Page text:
A flexible material that converts radio signals into usable electric current raises the prospect of a world without batteries. Scientists in the US developed the device, known as a “rectenna”, from a semiconductor just a few atoms thick.
Wi-fi signals captured by an integrated antenna are transformed into a DC current suitable for electronic circuits. The device could be used to provide battery-less power for smartphones, laptops, medical devices and wearable technology, according to the US-led team.
Because of its flexibility, it could also be fabricated to cover large areas. This has major implications for the future of “electronic intelligence”, say the scientists.
Professor Tomas Palacios, director of the Massachusetts Institute of Technology and Microsystems Technology Laboratories Centre for Graphene Devices and 2D Systems, said: “What if we could develop electronic systems that we wrap around a bridge or cover an entire highway, or the walls of our office and bring electronic intelligence to everything around us? How do you provide energy for those electronics?
“We have come up with a new way to power the electronics systems of the future – by harvesting wi-fi energy in a way that’s easily integrated in large areas – to bring intelligence to every object around us.”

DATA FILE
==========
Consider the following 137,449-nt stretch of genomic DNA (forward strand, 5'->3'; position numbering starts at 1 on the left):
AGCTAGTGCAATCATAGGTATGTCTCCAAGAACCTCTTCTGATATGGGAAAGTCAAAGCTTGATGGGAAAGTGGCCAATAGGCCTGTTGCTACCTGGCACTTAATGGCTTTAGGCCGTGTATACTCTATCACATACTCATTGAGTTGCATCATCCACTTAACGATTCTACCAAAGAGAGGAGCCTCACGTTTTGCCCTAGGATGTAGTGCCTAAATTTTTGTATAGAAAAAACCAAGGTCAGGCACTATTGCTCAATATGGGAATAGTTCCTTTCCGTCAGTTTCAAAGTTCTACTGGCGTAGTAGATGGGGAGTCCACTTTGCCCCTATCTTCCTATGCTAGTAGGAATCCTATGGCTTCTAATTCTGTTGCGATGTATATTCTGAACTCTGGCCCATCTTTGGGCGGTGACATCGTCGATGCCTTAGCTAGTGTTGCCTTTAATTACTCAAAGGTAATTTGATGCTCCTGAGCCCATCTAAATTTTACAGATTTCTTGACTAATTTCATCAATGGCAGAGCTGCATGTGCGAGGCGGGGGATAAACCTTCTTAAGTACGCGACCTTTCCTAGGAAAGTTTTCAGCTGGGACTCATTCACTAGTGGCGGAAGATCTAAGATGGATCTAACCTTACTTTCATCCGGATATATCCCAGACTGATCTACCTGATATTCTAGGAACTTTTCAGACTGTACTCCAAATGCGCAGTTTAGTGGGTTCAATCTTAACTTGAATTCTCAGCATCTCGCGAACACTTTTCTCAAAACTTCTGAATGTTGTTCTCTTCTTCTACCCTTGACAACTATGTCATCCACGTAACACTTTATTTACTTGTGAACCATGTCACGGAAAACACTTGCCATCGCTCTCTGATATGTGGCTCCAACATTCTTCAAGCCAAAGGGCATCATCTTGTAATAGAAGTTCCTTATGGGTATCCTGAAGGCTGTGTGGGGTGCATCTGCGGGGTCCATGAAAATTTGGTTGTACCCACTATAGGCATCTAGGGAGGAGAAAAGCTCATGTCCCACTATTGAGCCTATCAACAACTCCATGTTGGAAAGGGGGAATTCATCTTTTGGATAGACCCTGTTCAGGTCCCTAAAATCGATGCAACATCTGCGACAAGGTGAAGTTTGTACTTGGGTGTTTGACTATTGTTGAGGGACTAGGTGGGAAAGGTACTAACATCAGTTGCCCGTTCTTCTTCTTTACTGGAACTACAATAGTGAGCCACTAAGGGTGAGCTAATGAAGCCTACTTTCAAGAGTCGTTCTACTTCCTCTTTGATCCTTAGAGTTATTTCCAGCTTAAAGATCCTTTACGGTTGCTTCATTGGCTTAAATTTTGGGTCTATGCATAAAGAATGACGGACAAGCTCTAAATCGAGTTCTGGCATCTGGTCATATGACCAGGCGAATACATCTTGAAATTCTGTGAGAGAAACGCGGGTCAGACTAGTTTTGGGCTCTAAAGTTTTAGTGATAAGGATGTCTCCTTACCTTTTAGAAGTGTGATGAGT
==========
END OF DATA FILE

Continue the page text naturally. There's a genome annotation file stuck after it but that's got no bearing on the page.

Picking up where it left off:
In experiments, the ‘rectenna’ generated about 40 microwatts of power when exposed to typical wi-fi signals of around 150 microwatts. That is more than enough to light up a simple mobile display or activate silicon chips.
The research is published in the latest online issue of the journal Nature.
Spanish co-author Professor Jesus Grajal, from the Technical University of Madrid, said a key application could be in the field of medical implants and “pills” that stream health data after being swallowed by patients.
He added: “Ideally you don’t want to use batteries to power these systems, because if they leak lithium, the patient could die.”
To create the rectenna, the team used a novel 2D material called molybdenum disulphide, which at three atoms thick is one of the world’s thinnest semiconductors. All antennas produce electricity, but normally in very tiny amounts.
In a portable radio, for instance, an amplifier boosts the signal to allow broadcasts to be heard. The amplifier needs a suitable power source, such as a battery.
The electricity obtained from radio waves comes in the form of a high-frequency alternating current (AC). In the new device, the semiconductor converts the AC signal into a more usable direct current.
The scientists are now planning more complex devices with improved efficiency.